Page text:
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What is the accuracy of small UAVs in traffic measuring?

New research paper called “How accurate are small drones for measuring microscopic traffic parameters?” published in Transportation Letters Journal can provide an answer. Adam Babinec, one of the main IT developers standing behind DataFromSky solution, co-author of the article conducted by University of Athens and Brno University of Technology, says:
„With this paper, we wanted to examine the potential of using sUAV as part of the ITS infrastructure as a way of extracting naturalistic trajectory data from aerial video footage from a low volume intersection and a pedestrian passage. Moreover, we have examined the accuracy of speed data collected from a drone compared to data collected from an On-Board Diagnostics II (OBD-II) device.”

The results show, that the distortion correction and calibration phase of the video are of crucial importance for high level of accuracy, in terms of stabilizing and geo-referencing the video. In order to extract accurate data from drone video footage, each aerial video must be stabilized to compensate for camera movement, since sudden vibrations or small wind gusts can lead to large errors on the ground.

Picture: a lightweight hexacopter (left), study area – low volume intersection in University of Athens campus (right)

The research paper is accessible on this page.

The accuracy of DataFromSky system itself was examined in another research paper, created in collaboration with Faculty of Information Technology and Faculty of Civil Engineering at Brno University of Technology and posted in International Journal of Transportation Science and Technology, for more information click here.

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Accuracy and error – model and measurements

If you follow our work for a longer time, you have probably noticed that so far we did not provide any exact numbers on accuracy and errors of the measurements. However, a method providing quantitative data without any quantification of its precision is somewhat dubious. Thus it should come as no surprise that we were working on these matters zealously behind the scene.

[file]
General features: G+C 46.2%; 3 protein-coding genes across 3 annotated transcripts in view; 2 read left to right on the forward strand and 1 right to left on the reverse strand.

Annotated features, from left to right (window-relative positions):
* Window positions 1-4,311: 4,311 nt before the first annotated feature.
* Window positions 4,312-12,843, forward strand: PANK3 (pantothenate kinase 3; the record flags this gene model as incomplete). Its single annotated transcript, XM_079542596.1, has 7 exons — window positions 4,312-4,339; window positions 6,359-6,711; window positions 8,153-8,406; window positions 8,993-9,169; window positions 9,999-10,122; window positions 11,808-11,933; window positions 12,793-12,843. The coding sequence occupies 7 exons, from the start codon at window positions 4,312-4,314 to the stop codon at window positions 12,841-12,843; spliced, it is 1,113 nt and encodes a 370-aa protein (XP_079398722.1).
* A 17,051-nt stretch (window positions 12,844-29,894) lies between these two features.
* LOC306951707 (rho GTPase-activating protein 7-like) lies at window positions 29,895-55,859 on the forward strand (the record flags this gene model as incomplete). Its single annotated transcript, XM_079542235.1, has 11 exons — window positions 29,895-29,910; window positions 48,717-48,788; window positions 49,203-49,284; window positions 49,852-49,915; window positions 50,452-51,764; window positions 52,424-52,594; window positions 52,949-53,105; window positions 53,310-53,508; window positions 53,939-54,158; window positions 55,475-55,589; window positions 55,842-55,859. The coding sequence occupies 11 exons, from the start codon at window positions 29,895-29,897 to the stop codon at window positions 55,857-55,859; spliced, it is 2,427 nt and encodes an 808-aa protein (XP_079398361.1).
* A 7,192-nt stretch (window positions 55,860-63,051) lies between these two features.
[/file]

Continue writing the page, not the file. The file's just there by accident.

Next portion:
So, what do we have now? We have created a model of the whole process which generates our data, and we are currently working on a set of measurements to validate it.


We have created a mathematical model of the whole process which generates our data. This includes the physical reality at target, complete optical system, and digital processing. The following error sources were considered:

  • landmark location errors (in meters)
  • landmark pixel uncertainty (in pixels)
  • camera intrinsic parameters (in pixels)
  • target pixel uncertainty (in pixels)
  • air turbulence (in pixels – included in target/landmark pixel uncertainty)

Using this model, we were able to relate together many variables of the setup – achieved accuracy, distance, covered area, incidence angle, slant range… The results were encouraging. The following picture shows area covered when using a 4k camera, depending on incidence angle and slant range, assuming maximal error of 0.5 meters:

Accuracy for a 4k camera, depending on incidence angle and slant range

What can one read from the chart? As you can see, the incidence angle of about 40° is a reasonable cutoff value. Slant range of 140 meters at 0° (i.e.: directly overhead) gives the best value. For a HD camera, the area covered is a quarter of that for 4k, and optimal altitude in zenith is halved – 70 meters.

We can also overlay the model’s predicted accuracy onto real pictures – that is, display achieved accuracy along with the footage. We hope to eventually incorporate that functionality into DataFromSky Viewer, so that you could check yourself. For now, we have this picture from the Randers video (in HD). Numbers are error in meters, with respective isolines displayed. A 4k video would yield half the error.

Achieved accuracy example in a real scene

Validation measurements

In order to validate the model, we made a set of measurements at a suitable place near Popice, a small Southern Moravian village known by the vineyards in the area.

Popice area used for measurements

We placed a regular grid of 64 landmarks in an 8×8 square pattern, so that a side of the square was exactly 100 meters. The landmarks were positioned using a professional GPS in differential mode, achieving placement accuracy of about 5cm.

Split picture: Calibration landmark, Jiří Apeltauer holding the gps receiver

Then, we set up an UAV to fly around and take a video, in 4k of course. Here is the trajectory projected onto ground, looking at the area from the west.

UAV trajectory projected onto ground

We simply imported the recorded video into DataFromSky and added the landmarks as tracked objects. You can’t see them in the picture because the red ID label “pin heads” are larger than an A4 at that resolution, but they are there.

UAV trajectory projected onto ground


We are still working on processing the results. So far, the agreement between model and measurements is very good, and the model output suggests accuracy greater than we hoped for!

We will publish the results in an academic journal paper. Hopefully, the paper will be finished in a few days and we will be able to share more!

Since this text is about accuracy, we can hint that there is more to come: We measured the vehicle position using a vehicle-mounted dGPS as well, so there is be another set of data to work on.

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